The halo has about 4" medial-lateral adjustment and 4" to 6" vertical adjustment and anterior-posterior adjustment. It is always wise to allow as much adjustment as possible.

Shape overhead suspension to fit into mounting brackets and attach the suspension assembly. You can now adjust the halo to bring the head into the desired position. This adjustment is done under the supervision of the physician.

Make sure all set screws and nuts are TIGHT. They should all be checked periodically to make sure they are tight. Any looseness in the halo can cause necrosis around the skull pins.

* Much of the credit for the design of the halo as used at Rancho Los Amigos Hospital should go to Jack Conry, C.O., Research Orthotist and Richard Young, C.O., Orthotic Instructor.

Office of Vocational Rehabilitation

Washington, D.C.

Appointment of Dr. Robert L. Bennett of Warm Springs. Georgia, and James A. Brownlow, of Washington. D.C. to the National Advisory Council on Vocational Rehabilitation has been announced by Secretary of Health, Education, and Welfare Arthur S. Elemming. Both appointments, for unexpired terms, fill vacancies created by the recent resignations of two Council members.

Dr. Bennett succeeds Dr. Frank H. Krusen, who resigned to become Special Assistant for Health and Medical Affairs to Miss Mary E. Switzer, Director of the Office of Vocational Rehabilitation. Mr. Brownlow succeeds Gordon M. Freeman.

The 12-member Advisory Council reviews applications to OVR for Federal grants from sponsors of research and demonstration projects, and recommends approval of those which show promise of making valuable contributions to the rehabilitation of disabled persons. Miss Swilzer is Chairman of the Council.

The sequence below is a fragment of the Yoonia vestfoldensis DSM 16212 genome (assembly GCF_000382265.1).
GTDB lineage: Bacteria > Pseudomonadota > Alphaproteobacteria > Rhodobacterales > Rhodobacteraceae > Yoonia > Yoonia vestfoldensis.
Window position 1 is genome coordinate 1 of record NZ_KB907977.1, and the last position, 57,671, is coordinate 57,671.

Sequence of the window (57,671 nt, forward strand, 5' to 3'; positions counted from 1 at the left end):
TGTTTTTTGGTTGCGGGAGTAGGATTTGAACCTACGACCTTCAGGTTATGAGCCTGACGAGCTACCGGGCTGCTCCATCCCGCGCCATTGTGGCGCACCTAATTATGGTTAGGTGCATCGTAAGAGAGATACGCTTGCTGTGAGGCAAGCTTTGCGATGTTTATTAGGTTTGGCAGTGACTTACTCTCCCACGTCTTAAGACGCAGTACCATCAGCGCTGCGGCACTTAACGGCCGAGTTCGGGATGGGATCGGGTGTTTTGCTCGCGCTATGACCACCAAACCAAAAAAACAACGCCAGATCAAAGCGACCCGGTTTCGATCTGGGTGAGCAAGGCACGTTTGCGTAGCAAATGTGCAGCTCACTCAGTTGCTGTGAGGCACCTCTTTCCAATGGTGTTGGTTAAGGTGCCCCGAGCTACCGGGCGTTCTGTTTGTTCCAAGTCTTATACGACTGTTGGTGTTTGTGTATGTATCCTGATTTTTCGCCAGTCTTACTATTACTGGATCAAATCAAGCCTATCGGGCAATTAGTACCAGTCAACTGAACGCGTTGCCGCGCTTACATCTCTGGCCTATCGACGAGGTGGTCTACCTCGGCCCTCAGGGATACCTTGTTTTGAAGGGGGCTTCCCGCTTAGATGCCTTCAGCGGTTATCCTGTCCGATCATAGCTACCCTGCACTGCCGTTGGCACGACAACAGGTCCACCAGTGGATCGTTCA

Dr. Bennett's appointment brings to the Council one of the outstanding leaders in the area of physical medicine and rehabilitation. He is Executive Director of the Georgia Warm Springs Foundation: Director of the Department of Physical Medicine. Emory University Hospital, in Atlanta; Chairman of the American Board of Physical Medicine and Rehabilitation; Past President. American Congress of Physical Medicine and Rehabilitation; and Consultant to the Georgia Slate Division of Vocational Rehabilitation.

Mr. Brownlow served previously on the National Advisory Council on Vocational Rehabilitation during 1955 and 1956. He is President of the Metal Trades Department. AFL-CIO, in Washington. D.C.


  1.  Crutchfield, W.G.: Skeletal traction for dislocation of cervical spine, report of a case. Southern Surgeon , 11, 156, 1933.
  2.  Hoen, T.I.: A Method of Skeletal Traction for Treatment of Fracture Dislocation of Cervical Vertebrae. Arch. Neurol. and Psychiat ., 36: 158-161, 1936.
  3.  J. Perry; V. Nickel: Total Cervical-Spine Fusion for Neck Paralysis. Journal of Bone and Joint Surgery , Vol. 41-A, No. 1, pp. 37-60, January, 1959.
  4.  Bloom, F.A.: Personal communication.

O&P Library > Orthotics and Prosthetics > 1960, Vol 14, Num 1 > pp. 31 - 35